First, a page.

One Upstate hunter who made the switch to crossbow hunting for deer from vertical archery also found that the crossbow excelled as a ground-based weapon, freeing him from having to transport a climbing stand or bulky ladder when he hunts on public lands within the Fant’s Grove and Keowee WMAs in Oconee and Pickens Counties.
Bill Plumley is a retired Mitsubishi employee turned fishing guide who now resides in Townville. He recognized the potential of the vast acres of public land that were available in the vicinity of Lake Hartwell. When he’s not guiding clients fishing, he’s scouting and selecting ground blind sites
“When I decided to set up my fishing guide business on Lake Hartwell four years ago, I discovered all the land that surrounded the lake. Between Fant’s Grove, the Keowee Unit, and all the Corps land, I figured there was nearly 15,000 acres right outside my door.”
“Permanent stands are not allowed on these public lands and I wasn’t keen on using climbing stands when hunting by myself,” said Plumley, “so I taught myself how to hunt from the ground.
“Most archers wouldn’t dream of hunting off the ground — it’s tough enough to get that close to a deer and get drawn on him from high in a tree, much less a ground blind,” he said. “Plus I like to hunt thick areas near clear cuts and on lake point ridges. A lot of these areas don’t have substantial trees close enough to where I wanted to hunt. Hunting from the ground just seemed to make the most sense.”
According to Plumley, hunting from the ground on public land and the use of a crossbow as a weapon just seemed to go hand-in-hand. Factoring in to that decision was that crossbows became legal for archery areas right about the time he retired.
“When the state legalized crossbows, I decided I would try one out,” he said. “I’ve hunted with compound bows and long bows for 30 years and I’ve found it’s just as challenging to hunt with a crossbow. The benefit for me is when I’m nose to nose on the ground with a deer; I don’t have to draw right before I take a shot. I tell you it can be tough because you may have a consistent wind higher up, but down on the lake, the wind tends to swirl more. But I soon discovered that when hunting on the ground if the wind changed directions, I can relocate to a favorable spot in less than a minute.”
Plumley spends a great deal of time during the off-season scouting and creating ground blinds in his hunting areas. His ground blinds are simple, requiring only a solid backstop to break up his outline and a few limbs to brush himself in. Most other hunters wouldn’t recognize his blinds if they were standing in them.
“Shooting lanes are also important,” he said. “I create two lanes for each blind, one main lane straight ahead and one to my left so I don’t have to move to make a right handed shot. My shooting lanes are more like paths clear of shot-blocking limbs and vines rather than an obviously manicured lane. I build a blind at each end of the lane, so if the wind swaps, I can pick up my folding chair and move to the other end quickly.”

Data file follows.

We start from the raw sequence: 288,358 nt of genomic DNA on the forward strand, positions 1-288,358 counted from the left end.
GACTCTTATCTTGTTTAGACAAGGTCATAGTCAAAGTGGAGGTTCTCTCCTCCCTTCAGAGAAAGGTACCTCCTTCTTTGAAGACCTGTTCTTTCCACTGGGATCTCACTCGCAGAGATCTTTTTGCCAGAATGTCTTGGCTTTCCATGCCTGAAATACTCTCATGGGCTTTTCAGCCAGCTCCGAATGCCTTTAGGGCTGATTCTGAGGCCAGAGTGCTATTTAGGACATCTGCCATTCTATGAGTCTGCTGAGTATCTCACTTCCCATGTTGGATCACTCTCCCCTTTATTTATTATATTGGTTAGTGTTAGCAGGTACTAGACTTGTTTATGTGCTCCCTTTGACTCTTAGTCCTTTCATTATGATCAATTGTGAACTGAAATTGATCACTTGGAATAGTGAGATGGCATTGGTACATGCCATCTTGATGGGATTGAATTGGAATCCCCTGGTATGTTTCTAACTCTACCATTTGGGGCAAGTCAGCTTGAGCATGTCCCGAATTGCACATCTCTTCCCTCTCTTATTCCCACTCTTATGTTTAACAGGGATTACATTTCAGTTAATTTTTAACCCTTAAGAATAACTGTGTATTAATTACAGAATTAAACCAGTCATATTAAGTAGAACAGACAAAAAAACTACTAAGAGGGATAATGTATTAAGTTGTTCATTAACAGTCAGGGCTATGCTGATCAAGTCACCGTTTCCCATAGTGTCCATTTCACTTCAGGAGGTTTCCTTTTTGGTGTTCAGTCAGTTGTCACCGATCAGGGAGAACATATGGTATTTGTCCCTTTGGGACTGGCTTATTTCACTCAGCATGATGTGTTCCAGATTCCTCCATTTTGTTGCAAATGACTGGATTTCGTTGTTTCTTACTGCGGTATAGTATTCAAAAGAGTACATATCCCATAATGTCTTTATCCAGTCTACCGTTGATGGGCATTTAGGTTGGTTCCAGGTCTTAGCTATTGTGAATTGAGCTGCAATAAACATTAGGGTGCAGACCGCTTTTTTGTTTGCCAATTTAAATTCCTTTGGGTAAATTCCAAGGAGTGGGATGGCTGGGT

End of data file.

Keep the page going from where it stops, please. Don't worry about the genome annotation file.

Flat camo clothing didn’t work very well for Plumley so he asked his wife, who the hunter claims can make anything he shows her in a catalog, to design a three dimensional ghillie suit. She even constructed a fleece backpack for her husband because he couldn’t find one in the retail market quiet enough to suit him.
“It’s a lot like playing Rambo,” he said. “I’m on the ground but completely concealed, waiting for that deer to take one more step into my shooing lane. Most of the time, they never knew what hit them.”
Last year’s deer season opened on Fant’s Grove and the Keowee WMA on October 15 and ran consecutively through December 22. This was a change from past years when the two areas opened and closed at different times. Season dates for all US Army Corps of Engineers land in Games Zones 1 and 2 opened on Oct 1 and September 15, respectively, during the 2010 season. This year’s season dates were not available as of press time but can be obtained by consulting the SCDNR 2011 — 2012 Rules and Regulations booklet. For further information on seasons, limits, and regulations, visit the SCDNR website at www.dnr.sc.gov.
For deer hunters who are interested in hunting deer from the ground, a crossbow makes perfect sense simply for not having to draw the bow prior to taking the shot. Just like any other type of deer hunting, scout out food sources and locate travel corridors between feeding and protected bedding areas and position your stand accordingly. Hunting from the ground will require some advance scouting to determine appropriate hunting sites and shooting areas. Since all public lands within the state do not allow for the exclusive use of permanent stands, it’s best to create your ground blinds for crossbow hunting from natural materials such as blown down trees or fallen limbs.
This season marks the fourth year that crossbows are included as permitted archery gear and public interest and gear availability has gone way up. Whether you are looking for a change in tactics or have always desired to hunt during archery season but never got the hang of traditional archery, crossbow hunting in South Carolina this season may be the way to go.